01 May 2009

anger, pacifism, cowardice

The book I'm reading now is Mama's boy, preacher's son by Kevin Jennings, the founder and first executive director of the Gay, Lesbian and Straight Education Network. He grew up poor, mostly in the South, moving around a lot and getting called faggot by his classmates. While my status as preacher's son seemed to protect me from the taunts, I certainly grew up thinking I was different. Maybe we all do. One aside of Kevin's particularly resonated with me:

"(This happy ending aside, Mom and Dad's spankings, and my brother's bullying, would leave their scars in the form of a clear lesson: when people get angry, they hit you. I developed a lifelong, nearly paralyzing fear of angry people, so much so that I would do anything to avoid getting others angry -- anything, no matter how damaging it was to me.)" (p. 52-53)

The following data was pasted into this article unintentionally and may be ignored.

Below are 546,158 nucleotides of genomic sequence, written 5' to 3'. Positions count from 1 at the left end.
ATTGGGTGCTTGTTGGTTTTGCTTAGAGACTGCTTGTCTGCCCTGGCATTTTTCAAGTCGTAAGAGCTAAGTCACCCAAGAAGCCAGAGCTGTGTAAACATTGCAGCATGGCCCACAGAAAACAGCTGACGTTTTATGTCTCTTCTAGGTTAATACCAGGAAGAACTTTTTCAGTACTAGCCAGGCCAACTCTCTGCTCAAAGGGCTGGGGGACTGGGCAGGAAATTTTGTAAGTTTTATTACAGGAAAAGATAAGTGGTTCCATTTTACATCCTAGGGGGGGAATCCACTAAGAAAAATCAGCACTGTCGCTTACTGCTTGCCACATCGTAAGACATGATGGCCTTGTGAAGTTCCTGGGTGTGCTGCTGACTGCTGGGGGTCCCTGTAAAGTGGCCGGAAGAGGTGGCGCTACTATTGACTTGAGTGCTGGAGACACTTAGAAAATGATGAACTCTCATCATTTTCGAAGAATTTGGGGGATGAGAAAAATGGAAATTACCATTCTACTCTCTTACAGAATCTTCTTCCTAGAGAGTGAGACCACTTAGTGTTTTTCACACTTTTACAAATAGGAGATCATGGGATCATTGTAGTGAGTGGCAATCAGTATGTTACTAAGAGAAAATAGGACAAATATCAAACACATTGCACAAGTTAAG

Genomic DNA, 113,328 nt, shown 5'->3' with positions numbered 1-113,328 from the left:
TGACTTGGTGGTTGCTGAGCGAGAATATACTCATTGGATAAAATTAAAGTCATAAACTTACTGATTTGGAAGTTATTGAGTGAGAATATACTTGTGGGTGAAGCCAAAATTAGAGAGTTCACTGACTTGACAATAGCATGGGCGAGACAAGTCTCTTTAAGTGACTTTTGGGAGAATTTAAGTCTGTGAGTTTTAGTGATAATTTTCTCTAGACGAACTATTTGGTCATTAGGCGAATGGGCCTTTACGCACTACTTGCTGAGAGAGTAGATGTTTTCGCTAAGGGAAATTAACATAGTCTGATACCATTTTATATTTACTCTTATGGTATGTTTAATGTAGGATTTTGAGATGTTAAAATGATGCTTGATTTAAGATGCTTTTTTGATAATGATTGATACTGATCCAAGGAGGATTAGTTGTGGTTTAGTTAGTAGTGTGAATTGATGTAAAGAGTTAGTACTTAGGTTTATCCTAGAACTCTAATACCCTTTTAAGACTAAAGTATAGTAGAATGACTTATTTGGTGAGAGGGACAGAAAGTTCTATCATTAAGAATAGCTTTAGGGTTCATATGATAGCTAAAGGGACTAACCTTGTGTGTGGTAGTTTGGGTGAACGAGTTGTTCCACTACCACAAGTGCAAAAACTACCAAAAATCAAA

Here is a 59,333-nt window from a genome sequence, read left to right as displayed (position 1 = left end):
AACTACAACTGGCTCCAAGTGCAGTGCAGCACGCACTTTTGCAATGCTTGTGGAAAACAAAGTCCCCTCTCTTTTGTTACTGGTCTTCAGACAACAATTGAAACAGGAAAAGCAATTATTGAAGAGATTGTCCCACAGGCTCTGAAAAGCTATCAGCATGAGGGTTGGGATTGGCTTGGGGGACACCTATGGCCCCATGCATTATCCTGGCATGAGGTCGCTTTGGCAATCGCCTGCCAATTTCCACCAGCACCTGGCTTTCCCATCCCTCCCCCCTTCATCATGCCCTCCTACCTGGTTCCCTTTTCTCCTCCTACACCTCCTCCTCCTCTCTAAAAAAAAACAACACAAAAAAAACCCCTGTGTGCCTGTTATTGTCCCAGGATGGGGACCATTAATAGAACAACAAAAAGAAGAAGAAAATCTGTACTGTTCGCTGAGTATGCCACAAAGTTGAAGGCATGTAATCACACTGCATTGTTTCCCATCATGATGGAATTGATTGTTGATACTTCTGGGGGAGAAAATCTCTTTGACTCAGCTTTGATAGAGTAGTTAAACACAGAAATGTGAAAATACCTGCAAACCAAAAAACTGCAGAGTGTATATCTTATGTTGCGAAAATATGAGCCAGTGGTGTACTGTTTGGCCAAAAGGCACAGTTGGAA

Even though Kevin also learns that sometimes you get results when you fight back, it can be paralyzing for me as it was for Kevin. I know that my fear of anger has played into the development of my pacifism. I hope it's a more mature way of dealing with conflict.

This also reminds me of a wonderful quote from Colm Tóibín's The master, a novel based on the life of Henry James:

"He was not cut out to be a soldier, he thought, but neither were most of the young men of his class and acquaintance who went to fight. It was not wisdom which kept him away, he believed, but something closer to cowardice, and as he walked the cobbled streets of his new town, he almost thanked God for it."

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